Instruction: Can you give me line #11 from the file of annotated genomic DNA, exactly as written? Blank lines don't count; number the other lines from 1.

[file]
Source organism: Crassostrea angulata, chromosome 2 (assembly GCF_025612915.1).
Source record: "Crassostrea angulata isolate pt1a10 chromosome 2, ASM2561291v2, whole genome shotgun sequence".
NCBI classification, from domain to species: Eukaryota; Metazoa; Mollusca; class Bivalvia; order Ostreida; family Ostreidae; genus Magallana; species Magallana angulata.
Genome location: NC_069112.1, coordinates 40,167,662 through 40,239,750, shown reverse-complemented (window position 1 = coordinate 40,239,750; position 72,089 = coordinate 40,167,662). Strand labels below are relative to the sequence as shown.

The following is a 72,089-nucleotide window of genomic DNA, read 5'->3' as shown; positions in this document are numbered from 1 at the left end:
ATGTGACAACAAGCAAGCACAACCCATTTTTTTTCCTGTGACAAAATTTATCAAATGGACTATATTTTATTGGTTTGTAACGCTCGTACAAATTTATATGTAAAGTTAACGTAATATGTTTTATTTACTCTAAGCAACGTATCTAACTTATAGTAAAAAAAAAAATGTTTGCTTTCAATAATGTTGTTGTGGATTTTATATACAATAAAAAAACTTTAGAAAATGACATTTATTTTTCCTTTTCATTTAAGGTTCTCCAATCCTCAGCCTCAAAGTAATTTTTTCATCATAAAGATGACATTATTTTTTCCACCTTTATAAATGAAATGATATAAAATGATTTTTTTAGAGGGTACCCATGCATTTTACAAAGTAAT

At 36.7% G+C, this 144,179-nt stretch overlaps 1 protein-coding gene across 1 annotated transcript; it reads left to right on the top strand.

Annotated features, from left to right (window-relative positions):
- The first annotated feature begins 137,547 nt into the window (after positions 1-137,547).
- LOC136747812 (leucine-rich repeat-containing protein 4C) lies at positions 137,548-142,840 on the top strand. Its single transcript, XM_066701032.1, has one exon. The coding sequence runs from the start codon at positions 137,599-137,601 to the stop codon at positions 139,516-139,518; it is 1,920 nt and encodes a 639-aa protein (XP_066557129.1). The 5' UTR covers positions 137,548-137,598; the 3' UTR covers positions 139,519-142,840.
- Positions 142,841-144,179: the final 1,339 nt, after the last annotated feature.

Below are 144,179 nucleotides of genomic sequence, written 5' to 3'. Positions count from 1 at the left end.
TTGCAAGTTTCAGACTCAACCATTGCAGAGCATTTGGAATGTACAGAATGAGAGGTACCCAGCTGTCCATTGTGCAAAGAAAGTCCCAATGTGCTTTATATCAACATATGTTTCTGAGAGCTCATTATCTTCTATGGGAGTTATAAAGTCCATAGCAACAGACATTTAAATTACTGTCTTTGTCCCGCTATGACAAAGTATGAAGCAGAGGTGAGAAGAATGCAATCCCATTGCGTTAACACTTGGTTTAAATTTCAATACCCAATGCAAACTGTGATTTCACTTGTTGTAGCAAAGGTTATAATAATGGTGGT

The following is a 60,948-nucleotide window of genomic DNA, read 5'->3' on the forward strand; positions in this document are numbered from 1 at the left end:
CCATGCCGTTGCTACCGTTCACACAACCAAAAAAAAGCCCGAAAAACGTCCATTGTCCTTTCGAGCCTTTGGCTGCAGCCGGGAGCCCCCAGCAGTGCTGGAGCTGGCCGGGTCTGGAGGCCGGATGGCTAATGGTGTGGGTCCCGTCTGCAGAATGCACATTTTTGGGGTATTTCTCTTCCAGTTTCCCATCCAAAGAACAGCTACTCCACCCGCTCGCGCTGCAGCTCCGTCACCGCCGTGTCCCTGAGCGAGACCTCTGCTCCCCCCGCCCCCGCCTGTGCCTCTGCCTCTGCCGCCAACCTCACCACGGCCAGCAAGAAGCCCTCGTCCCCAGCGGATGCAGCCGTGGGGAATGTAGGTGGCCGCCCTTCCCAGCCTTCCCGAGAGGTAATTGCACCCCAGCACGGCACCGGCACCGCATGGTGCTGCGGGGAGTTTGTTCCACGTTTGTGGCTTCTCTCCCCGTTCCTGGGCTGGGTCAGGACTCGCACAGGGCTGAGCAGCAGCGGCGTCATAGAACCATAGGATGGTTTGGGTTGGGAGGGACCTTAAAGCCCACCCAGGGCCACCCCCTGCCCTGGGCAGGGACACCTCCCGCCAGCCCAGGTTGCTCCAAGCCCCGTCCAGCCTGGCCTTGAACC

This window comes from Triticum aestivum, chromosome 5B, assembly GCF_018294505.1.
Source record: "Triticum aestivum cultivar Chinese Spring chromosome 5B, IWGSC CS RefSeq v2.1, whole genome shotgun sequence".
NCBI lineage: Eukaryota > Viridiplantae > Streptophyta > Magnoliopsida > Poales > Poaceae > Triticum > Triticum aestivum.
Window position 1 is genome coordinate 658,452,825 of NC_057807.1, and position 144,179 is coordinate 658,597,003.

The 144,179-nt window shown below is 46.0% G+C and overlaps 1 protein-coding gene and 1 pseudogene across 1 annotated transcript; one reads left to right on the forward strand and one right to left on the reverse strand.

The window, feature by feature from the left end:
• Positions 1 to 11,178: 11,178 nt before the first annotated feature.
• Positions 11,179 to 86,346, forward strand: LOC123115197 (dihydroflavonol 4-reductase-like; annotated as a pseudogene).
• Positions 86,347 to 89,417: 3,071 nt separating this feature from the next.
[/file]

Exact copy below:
- Positions 142,841-144,179: the final 1,339 nt, after the last annotated feature.